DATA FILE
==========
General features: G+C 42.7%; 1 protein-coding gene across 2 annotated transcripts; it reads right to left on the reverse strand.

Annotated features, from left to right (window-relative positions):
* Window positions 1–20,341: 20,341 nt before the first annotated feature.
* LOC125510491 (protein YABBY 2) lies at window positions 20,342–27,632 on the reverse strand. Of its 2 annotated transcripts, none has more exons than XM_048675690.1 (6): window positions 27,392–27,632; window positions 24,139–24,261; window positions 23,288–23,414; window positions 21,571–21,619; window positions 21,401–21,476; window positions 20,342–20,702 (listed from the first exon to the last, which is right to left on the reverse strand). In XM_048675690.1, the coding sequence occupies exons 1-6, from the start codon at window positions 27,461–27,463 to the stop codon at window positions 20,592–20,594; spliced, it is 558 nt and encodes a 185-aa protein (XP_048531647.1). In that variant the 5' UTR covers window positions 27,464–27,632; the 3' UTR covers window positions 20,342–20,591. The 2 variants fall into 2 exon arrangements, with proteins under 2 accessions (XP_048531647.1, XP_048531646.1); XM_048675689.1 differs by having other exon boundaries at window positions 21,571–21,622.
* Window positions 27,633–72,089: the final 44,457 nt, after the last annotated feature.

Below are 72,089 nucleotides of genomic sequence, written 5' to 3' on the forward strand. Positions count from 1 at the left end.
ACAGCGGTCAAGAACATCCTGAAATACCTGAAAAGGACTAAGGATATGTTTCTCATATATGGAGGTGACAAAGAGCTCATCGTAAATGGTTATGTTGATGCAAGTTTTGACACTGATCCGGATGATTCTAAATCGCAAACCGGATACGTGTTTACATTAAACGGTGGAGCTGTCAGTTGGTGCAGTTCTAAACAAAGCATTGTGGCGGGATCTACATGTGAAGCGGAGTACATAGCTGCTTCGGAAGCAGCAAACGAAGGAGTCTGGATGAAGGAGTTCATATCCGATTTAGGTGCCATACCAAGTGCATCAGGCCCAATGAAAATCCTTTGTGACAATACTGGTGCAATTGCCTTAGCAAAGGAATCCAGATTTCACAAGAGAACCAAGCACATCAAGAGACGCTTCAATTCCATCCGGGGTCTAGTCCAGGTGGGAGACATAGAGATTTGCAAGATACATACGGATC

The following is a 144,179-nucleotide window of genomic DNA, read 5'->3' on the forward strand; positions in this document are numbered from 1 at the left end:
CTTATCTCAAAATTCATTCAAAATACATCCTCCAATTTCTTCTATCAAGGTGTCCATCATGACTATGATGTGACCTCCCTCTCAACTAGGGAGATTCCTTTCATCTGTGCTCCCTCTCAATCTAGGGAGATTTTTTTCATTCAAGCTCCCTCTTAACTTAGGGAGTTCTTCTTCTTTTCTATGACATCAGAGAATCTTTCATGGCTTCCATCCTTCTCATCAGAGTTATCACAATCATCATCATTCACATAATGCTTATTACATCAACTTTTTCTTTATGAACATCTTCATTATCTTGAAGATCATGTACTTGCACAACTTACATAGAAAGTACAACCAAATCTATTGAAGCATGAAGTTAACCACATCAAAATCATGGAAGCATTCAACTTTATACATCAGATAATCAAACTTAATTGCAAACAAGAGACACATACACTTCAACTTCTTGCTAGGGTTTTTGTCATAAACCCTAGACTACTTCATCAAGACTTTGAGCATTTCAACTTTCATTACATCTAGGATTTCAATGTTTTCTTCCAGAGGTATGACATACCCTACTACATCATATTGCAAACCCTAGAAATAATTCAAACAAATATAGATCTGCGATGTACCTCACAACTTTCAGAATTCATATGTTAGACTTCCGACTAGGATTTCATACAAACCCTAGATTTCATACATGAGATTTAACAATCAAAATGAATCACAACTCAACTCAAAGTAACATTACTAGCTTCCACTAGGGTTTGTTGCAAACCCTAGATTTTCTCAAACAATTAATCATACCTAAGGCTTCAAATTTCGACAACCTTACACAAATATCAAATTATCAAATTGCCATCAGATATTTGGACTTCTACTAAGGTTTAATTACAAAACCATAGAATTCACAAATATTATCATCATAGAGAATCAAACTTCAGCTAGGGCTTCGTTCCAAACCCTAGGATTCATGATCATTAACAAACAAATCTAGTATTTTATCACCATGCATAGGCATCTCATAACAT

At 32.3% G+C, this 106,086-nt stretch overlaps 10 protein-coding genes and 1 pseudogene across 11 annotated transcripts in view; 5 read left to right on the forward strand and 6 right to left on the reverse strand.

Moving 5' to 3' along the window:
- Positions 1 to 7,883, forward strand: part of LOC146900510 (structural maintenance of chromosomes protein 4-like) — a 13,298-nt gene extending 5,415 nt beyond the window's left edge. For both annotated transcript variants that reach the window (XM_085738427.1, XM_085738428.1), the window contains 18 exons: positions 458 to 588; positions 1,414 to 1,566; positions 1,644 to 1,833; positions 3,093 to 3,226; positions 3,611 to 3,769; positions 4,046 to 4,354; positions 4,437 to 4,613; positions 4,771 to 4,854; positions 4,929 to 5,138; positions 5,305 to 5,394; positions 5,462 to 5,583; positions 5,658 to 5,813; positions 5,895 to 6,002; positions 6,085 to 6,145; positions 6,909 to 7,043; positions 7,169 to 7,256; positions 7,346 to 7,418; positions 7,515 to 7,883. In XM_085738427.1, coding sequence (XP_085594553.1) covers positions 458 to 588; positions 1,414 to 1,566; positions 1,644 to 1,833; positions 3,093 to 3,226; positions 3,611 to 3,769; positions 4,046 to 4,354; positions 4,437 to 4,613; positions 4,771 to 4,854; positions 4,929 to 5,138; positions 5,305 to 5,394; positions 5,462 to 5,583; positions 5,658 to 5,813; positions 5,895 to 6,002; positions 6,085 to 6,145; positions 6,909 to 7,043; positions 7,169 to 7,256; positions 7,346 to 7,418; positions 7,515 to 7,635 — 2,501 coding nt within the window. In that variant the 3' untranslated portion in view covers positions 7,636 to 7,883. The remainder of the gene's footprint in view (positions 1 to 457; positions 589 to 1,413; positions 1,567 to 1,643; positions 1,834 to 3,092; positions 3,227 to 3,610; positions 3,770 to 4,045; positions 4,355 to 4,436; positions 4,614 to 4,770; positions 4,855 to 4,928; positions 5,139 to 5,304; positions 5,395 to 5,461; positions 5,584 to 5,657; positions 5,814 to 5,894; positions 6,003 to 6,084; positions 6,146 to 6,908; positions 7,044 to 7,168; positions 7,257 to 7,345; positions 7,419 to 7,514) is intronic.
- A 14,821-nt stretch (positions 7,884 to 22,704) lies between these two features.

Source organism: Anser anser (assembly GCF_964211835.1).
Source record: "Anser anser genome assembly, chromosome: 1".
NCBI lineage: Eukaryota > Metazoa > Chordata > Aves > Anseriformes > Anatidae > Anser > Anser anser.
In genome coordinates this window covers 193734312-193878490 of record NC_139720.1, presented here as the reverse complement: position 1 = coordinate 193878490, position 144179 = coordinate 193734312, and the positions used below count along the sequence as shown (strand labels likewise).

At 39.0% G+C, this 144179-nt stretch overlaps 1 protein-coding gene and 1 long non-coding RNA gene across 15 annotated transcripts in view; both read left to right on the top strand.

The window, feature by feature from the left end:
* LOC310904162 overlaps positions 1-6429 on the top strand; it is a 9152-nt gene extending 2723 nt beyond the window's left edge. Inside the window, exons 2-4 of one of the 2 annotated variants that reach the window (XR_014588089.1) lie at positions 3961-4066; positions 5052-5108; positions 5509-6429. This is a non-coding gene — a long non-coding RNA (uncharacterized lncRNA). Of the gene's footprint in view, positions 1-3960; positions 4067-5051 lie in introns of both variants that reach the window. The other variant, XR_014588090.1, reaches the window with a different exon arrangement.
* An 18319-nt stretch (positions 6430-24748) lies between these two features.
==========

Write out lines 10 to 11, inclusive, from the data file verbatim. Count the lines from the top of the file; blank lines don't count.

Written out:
At 32.3% G+C, this 106,086-nt stretch overlaps 10 protein-coding genes and 1 pseudogene across 11 annotated transcripts in view; 5 read left to right on the forward strand and 6 right to left on the reverse strand.

Moving 5' to 3' along the window: